A is tonicised (the term we use) rather than C. That means that the tonic chord, the one that defines the key and resolves all harmonic motion, is confirmed by various means as A minor. Tonality is defined by a hierarchy of interval relationships, the strongest being the relationships of a fifth and a fourth. In the key of C, that would be G and F respectively, which is why you see chord progressions like C Maj - F Maj - G Maj - C Maj all the time. The equivalent progression in A minor would be A min - D min - E Maj - A min. I'll get to why E Maj in a bit.
Now those relationships aren't symmetrical: rising a fifth (or falling a fourth), for various reasons both physical and cultural, creates a greater strain than falling a fifth. (TL;DR is that in the harmonic interval of a fifth, the upper note and its harmonics reinforce the harmonics of the lower note, thus moving from one chord to the one a fifth above is changing the effective fundamental, whereas moving to the chord a fifth below supplies a fundamental that encompasses both chords.)
The net effect is that the fourth degree of the key (F Maj in the key of C Major, for example) is, in effect, a point of relaxation in a chord progression in that key (because moving from the tonic to the fourth degree is an easy downward motion of a fifth), whereas a movement to the fifth degree (G Maj in the key of C) sets up an opposition to the tonic, and falling from the fifth degree to the tonic resolves that opposition. That's why progressions like C - F - G - C are so common. In this case, C is being balanced by F and G, and the final motion G to C is a resolving one which confirms C as the tonic.
Melodic intervals aren't symmetrical in strength either. The strongest intervals melodically are seconds, and the very strongest motion is by a minor second upwards. In both C major and the natural scale of A minor, the minor seconds are found between E and F, and B and C. In C Major, when you move from a G Maj chord to a C Maj chord, you have not only got a strong root movement (establishing a fundamental of C), you've got the B in the chord of G (the third of the chord) pushing into the note of C in the tonic chord as well.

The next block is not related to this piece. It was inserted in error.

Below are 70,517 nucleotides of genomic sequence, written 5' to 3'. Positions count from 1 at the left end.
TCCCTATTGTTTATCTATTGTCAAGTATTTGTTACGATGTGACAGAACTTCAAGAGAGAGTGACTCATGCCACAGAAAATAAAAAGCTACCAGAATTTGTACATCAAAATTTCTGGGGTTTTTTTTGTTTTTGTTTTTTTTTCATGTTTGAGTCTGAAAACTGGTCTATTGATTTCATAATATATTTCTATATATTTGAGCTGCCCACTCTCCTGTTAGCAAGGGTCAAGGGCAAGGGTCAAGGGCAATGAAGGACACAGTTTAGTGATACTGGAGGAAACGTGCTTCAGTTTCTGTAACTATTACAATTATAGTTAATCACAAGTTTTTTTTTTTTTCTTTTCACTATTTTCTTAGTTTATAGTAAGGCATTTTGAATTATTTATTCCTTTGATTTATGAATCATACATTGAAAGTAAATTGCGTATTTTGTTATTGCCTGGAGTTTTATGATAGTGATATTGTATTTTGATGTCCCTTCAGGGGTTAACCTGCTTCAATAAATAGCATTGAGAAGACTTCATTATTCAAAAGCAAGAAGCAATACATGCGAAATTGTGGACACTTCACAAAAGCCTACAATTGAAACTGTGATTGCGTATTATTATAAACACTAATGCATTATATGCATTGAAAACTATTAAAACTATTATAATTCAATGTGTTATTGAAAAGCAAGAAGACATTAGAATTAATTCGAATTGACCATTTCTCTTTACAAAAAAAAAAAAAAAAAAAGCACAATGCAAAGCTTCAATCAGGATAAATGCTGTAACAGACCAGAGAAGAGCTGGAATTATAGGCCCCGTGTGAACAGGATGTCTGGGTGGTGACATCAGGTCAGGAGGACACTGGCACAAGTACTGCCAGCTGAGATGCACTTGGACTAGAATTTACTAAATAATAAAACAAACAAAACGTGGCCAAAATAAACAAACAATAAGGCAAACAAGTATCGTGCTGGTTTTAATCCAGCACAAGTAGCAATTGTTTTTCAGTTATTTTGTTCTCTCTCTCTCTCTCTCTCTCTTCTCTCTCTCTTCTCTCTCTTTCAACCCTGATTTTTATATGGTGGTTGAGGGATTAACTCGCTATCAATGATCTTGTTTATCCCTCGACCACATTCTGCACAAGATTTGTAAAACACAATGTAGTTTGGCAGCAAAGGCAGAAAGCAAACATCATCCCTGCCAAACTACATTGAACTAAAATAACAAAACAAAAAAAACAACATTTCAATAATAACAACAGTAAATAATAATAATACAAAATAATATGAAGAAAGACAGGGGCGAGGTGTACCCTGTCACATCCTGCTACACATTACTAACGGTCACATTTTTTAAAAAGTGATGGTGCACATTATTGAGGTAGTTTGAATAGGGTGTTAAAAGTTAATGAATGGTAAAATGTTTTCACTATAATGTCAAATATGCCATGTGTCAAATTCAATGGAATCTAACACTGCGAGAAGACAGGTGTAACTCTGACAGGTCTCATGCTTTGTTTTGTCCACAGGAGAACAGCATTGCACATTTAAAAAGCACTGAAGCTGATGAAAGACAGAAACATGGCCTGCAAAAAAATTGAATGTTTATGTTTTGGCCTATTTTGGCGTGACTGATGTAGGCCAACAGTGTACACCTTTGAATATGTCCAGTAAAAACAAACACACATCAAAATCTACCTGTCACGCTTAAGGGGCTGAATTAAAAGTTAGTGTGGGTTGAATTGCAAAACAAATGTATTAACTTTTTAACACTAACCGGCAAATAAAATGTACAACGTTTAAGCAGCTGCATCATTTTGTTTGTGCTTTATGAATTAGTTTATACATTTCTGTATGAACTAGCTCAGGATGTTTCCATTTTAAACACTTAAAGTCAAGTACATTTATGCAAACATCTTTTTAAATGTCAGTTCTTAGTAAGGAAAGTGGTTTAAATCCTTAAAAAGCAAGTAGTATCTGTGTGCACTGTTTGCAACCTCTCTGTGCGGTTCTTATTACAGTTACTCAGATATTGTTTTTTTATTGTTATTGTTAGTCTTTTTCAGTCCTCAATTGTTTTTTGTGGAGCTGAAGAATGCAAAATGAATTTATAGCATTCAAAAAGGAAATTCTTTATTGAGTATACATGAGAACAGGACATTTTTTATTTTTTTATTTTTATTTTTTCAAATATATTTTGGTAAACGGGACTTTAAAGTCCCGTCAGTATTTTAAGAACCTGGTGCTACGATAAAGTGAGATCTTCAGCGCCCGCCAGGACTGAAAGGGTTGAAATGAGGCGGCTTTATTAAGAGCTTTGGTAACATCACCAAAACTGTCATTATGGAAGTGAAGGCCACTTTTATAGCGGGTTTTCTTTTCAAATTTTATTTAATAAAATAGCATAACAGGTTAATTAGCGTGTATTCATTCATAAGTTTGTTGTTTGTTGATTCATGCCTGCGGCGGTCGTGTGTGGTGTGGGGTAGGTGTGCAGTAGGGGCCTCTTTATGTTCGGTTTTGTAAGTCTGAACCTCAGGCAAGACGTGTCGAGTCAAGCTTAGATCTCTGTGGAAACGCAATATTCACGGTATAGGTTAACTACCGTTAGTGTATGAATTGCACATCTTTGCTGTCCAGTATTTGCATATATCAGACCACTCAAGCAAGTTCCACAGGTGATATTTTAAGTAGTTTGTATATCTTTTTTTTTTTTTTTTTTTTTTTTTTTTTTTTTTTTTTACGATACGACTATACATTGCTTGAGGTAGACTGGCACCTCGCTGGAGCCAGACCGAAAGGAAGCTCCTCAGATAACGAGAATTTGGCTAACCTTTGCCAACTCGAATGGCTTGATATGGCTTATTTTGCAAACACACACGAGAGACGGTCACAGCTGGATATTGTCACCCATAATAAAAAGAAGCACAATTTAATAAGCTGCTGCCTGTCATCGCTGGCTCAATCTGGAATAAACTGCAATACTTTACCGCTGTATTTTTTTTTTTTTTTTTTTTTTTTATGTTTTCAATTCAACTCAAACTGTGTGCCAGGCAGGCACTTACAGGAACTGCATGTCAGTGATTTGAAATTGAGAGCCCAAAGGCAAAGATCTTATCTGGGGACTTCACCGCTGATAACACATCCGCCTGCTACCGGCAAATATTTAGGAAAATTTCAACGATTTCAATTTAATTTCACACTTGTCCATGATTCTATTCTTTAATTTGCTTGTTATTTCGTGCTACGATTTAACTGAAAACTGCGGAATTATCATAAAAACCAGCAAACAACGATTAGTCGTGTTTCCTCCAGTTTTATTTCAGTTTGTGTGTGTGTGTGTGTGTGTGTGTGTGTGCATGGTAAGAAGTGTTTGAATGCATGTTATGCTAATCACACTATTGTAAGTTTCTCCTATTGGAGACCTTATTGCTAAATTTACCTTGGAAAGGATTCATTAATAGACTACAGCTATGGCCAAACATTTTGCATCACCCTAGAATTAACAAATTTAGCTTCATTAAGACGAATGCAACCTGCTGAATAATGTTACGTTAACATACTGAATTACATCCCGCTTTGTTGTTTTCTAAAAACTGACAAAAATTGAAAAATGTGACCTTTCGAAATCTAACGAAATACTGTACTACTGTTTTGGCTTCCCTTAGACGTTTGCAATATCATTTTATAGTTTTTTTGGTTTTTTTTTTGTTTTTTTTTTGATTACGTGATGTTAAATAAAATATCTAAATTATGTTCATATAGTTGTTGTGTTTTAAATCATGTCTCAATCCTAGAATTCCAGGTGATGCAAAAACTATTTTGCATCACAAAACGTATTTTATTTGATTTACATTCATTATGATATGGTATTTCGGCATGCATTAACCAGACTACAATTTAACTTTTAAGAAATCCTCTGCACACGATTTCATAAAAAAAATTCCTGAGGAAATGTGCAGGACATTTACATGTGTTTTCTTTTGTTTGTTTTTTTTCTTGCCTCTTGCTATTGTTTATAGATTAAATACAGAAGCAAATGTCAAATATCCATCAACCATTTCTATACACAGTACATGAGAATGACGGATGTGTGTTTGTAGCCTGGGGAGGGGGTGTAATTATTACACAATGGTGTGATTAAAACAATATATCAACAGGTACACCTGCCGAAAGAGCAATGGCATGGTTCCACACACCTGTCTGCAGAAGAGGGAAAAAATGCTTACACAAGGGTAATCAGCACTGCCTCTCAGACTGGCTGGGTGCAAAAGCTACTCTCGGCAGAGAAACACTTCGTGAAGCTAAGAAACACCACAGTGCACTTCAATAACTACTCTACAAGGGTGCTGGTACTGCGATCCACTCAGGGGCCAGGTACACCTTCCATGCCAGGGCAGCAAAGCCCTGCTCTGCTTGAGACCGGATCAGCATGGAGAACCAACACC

Given that the minor second intervals in both C major and natural A minor are the same, the chord on the fifth degree of A minor is normally going to be a minor chord, E min, with G as its third. The melodic motion from G to A is a major second, which isn't as strong as a minor second, so it's very common to substitute G♯ instead, which makes the chord on E a major chord. (If the melodic line was rising from E to A, it's not unusual to sharp F as well.)
So, if you look at a piece in C, you'll find that the piece usually begins with a C Maj chord or G Maj chord (not always, but these are most common), and usually ends with a G Maj chord followed by C Maj final chord. In A minor, the pieces usually start with an A min chord, sometimes an E Maj, occasionally an E min, and usually end with E Maj followed by A Maj or A min. (The reason for A Maj as the very last chord of the piece is that asymmetry I mentioned earlier: a major third in a chord is a better match to the lower harmonics of the chord's root note than a minor third, and thus the chord is more stable. The term for ending a piece in the minor mode with the tonic major chord is tierce de Picardie or Picardy third.)
You'll also see a fair number of G♯s (generally pushing into a neighbouring A) as SSteve mentioned, and possibly some F♯s as well. That is melodic motion inside the piece that is helping to confirm A as the tonic.